the Hepatitis FoundationWednesday 10 October 2012, 11:43AM
Media release from the Hepatitis Foundation
People in the Wairarapa and greater Wellington regions will have
better access to testing, assessment and treatment for hepatitis C
thanks to a two‐year pilot programme being rolled out in the
Capital and Coast, Hutt Valley and Wairarapa DHBs are working with
The Hepatitis Foundation (NZ) and community‐based health providers
to improve access to support services for patients living with
chronic hepatitis C and encourage people that may be at risk to get
tested. Preparations are underway to launch the pilot at Capital
and Coast, Hutt Valley and Wairarapa DHBs in early 2013.
According to the Foundation there are an estimated 5,800 people
living with hepatitis C across the sub‐region. Chronic hepatitis C
is the main cause of liver transplants in New Zealand and if left
untreated can have serious health effects.
"This programme will be a terrific help to identify people that
need treatment and offer them ongoing support," said Dr Richard
Stein, supervising clinician for the Wairarapa pilot. "We have
around 50 patients we hope to enrol in the Wairarapa and combined
with the Hutt Valley and Wellington pilots will mean better service
coverage and better outcomes for our populations," he said.
During the first stage of the pilot, people already diagnosed with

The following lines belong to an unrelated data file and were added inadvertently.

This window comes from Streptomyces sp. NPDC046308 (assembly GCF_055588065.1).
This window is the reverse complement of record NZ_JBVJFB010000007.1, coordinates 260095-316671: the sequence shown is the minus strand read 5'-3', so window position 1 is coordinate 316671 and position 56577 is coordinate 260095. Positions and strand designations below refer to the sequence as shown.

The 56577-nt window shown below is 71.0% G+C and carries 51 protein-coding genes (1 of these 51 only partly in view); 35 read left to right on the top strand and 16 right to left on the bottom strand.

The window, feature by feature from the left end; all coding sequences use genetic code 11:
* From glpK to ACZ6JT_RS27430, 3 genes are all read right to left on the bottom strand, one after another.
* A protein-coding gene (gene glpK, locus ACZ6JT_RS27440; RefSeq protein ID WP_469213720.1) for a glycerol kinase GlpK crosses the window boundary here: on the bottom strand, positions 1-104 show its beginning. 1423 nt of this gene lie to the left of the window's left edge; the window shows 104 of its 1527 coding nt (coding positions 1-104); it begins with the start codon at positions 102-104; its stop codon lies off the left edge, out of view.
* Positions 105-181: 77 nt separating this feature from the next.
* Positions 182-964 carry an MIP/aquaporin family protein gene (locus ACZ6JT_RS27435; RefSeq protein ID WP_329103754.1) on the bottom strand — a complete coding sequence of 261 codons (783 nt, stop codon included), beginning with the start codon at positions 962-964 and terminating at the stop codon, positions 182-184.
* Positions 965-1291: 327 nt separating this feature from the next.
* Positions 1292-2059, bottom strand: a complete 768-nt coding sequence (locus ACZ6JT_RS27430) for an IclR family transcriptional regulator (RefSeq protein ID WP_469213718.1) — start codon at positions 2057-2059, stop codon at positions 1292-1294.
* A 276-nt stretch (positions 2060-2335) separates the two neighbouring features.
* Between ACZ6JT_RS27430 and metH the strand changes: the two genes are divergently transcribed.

hepatitis C will be enrolled into a Community Assessment and
Support Programme. Patients' care is centrally managed by a
community hepatitis nurse who is supported by a range of
specialists including hospital staff, GPs and other community‐based
Patients will have improved access to services, including
FibroScan. This ultrasound technique measures the amount of scar
tissue (fibrosis) in the liver, which helps measure the progression
of the disease. Patients will also receive ongoing follow‐up care
which is important for managing their condition. During the second
stage of the pilot, people will be encouraged to get tested if they
are, or have been at risk of hepatitis C.
Those at risk of hepatitis C are people who have ever: injected
drugs; received a blood transfusion before 1992; lived or received
medical attention in high‐risk countries; been in prison; or used
unsterile equipment for tattooing or body piercing. Children born
to mothers with hepatitis C are also at risk.
Dr Nigel Stace, Wellington Hospital Gastroenterologist says, "the
key to this pilot is to encourage and support people to come
forward early to be tested and treated. It's easier to treat the
disease in its early stages and there is a much better chance of a
cure when patients complete their treatment."
"Before Fibroscan was available, patients had a biopsy and spent up
to a day in hospital after the procedure to make sure they were fit
to go home," says Dr Stace. "Results also took several days to come
back from the lab. Now testing takes around 20 minutes and doesn't
involve needles which can discourage people from being
"The gastroenterology services at the three DHBs are looking for
opportunities to work more closely together. We see the pilot as a
great opportunity to get this started," says Dr Stace.
Gastroenterology involves providing care for people with diseases
of the 'gut', liver and pancreas.
Dr Jeff Wong, Hutt Hospital gastroenterology specialist says, "we
are delighted to participate in the Foundation's Hepatitis C Pilot
Programme. We hope it will increase the number of people completing
treatment and with the treatment currently available, two thirds of
patients can be cured," he said.